6th Annual Entrepreneurship as Practice Online Conference and Early Career Symposium

PhD and Early Career Symposium: 9th April 2020 (@16:00-19:00 CET)

Research Conference: 16th, 23rd, and 30th April 2020 (@16:00-19:00 CET)

ABOUT THE CONFERENCE

The 6th version of this conference will be online and aims to advance our understanding of entrepreneurship-as-practice, foster network ties, facilitate collaborative writing relationships, and build a strong community of practice scholars. To do so, we have developed an online Research Conference and PhD Symposium to educate and connect interested scholars and to develop empirical and conceptual papers regarding the ‘practice turn’ taking place in entrepreneurship studies. 

Questions:

eap6conf@gmail.com

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INTRODUCTION

The practice tradition (also known as practice-based studies, the practice approach or the practice lens) in the social sciences forefronts the notion that practices and their connections are fundamental to the ontology of all social phenomena (Rouse, 2006; Schatzki, Knorr-Cetina, & Savigny, 2001). Ventures, firms or startups, in this view, are not ontologically separate phenomena from the performance of everyday, materially accomplished and ordered practices (Chalmers & Shaw, 2017; Hill, 2018; Johannisson, 2011; Vincent & Pagan, 2019). This is to say that no description or explanation of features of entrepreneurial life—such as, recognizing, evaluating and exploiting opportunities—is possible without the ‘alternate’ description and explanation of how entrepreneurial life is actually lived in and through practices (Gross, Carson, & Jones, 2014; Keating, Geiger, & Mcloughlin, 2013). The term ‘practice’, therefore, does not refer to an ‘empty’ conceptual category of ‘what entrepreneurs think and do’ (Sklaveniti & Steyaert, 2019), but encompasses the meaning-making, identity-forming and order-producing interactions (Chia & Holt, 2006; Nicolini, 2009) enacted by multiple entrepreneurial practitioners and situated in specific (historical) conditions. Therefore, practice theories orient entrepreneurship scholars to take seriously the practices of entrepreneuring as they unfold and are experienced in real-time rather than as they are remembered, or interpreted. Simply put, practice scholars are concerned with the ‘nitty-gritty’ work of entrepreneuring—all the meetings, the talking, the selling, the form-filling and the number-crunching by which opportunities actually get enacted (Matthews, Chalmers, & Fraser, 2018; Whittington, 1996). This comes with considerable ontological, theoretical and methodological implications which will be addressed during the Conference and PhD Symposium.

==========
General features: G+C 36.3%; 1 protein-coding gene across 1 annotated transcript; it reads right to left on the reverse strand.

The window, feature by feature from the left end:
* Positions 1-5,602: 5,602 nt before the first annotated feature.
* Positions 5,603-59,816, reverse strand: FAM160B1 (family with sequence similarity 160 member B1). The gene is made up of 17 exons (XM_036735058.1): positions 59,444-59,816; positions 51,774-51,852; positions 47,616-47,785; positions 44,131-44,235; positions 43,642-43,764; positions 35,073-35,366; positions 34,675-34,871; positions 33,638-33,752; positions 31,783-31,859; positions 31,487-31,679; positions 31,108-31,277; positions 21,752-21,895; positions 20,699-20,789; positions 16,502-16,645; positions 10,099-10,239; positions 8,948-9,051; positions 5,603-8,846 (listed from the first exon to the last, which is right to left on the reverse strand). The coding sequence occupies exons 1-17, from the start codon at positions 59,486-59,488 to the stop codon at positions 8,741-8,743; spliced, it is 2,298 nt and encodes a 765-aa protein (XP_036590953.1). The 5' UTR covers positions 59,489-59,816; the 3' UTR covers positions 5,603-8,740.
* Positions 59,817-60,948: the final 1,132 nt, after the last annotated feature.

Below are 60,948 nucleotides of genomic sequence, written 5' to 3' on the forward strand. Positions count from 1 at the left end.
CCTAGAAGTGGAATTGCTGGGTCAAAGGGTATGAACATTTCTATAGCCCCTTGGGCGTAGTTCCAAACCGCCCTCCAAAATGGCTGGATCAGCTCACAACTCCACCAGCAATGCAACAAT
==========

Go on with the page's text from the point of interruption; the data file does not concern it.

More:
For background and information on EaP literature, prior conferences, media and other pertinent materials, please go to: https://www.entrepreneurshipaspractice.com.

STRUCTURE OF THE CONFERENCE AND PhD SYMPOSIUM 

 

The online Conference will be held over three full days, 16th, 23rd, and 30th April 2020 (@16:00-19:00 CET). More details about the content of each session will be made available shortly.

The PhD and Early Career Symposium is on 9th April 2020 (@16:00-19:00 CET). PhD candidates and early career scholars who wish to meet likeminded scholars and network with senior scholars should attend. Participants will be able to ask questions about EaP, meet and discuss ideas for research as well as further discuss their own research objectives. 

 

CALL FOR PAPERS

We welcome papers employing theories of practice to understand a wide array of entrepreneurship phenomena.  

Potential, although not exclusive, topics that may be addressed include:

Theoretical Challenges:

  • What are the differences between the individualism, structuralism and practice traditions of entrepreneurship research? 

  • How is the process approach to entrepreneurship (entrepreneuring) similar to and different from practice approach? 

  • How are entrepreneurial behaviour theories (discover, creation, effectuation, bricolage) similar and different than practice-based theories?

  • How can we carve out insights and theories without the traditional aim of reification and generalization, given practice theories’ phenomenological roots?

  • How can we theoretically cope with the enormous diversity of practices in which entrepreneurship is implicated?

  • How can entrepreneurship studies help to theorize the reproduction and transformation of practical knowledge?

  • How can we incorporate embodiment and sociomateriality into our understanding of practices related to entrepreneurship?

  • How can an EaP perspective rejuvenate our thinking about traditional entrepreneurship related topics of innovating, creating opportunities, networking, venturing, strategizing, financing and organizing? What is the value of existing theoretical frameworks of practice for entrepreneurship research, and when should we employ or go beyond them? 

  • (How) are EaP contributions critical?

 

Methodological and Empirical Challenges:

  • How does one begin an EaP study, such as selecting and entering a site for observation?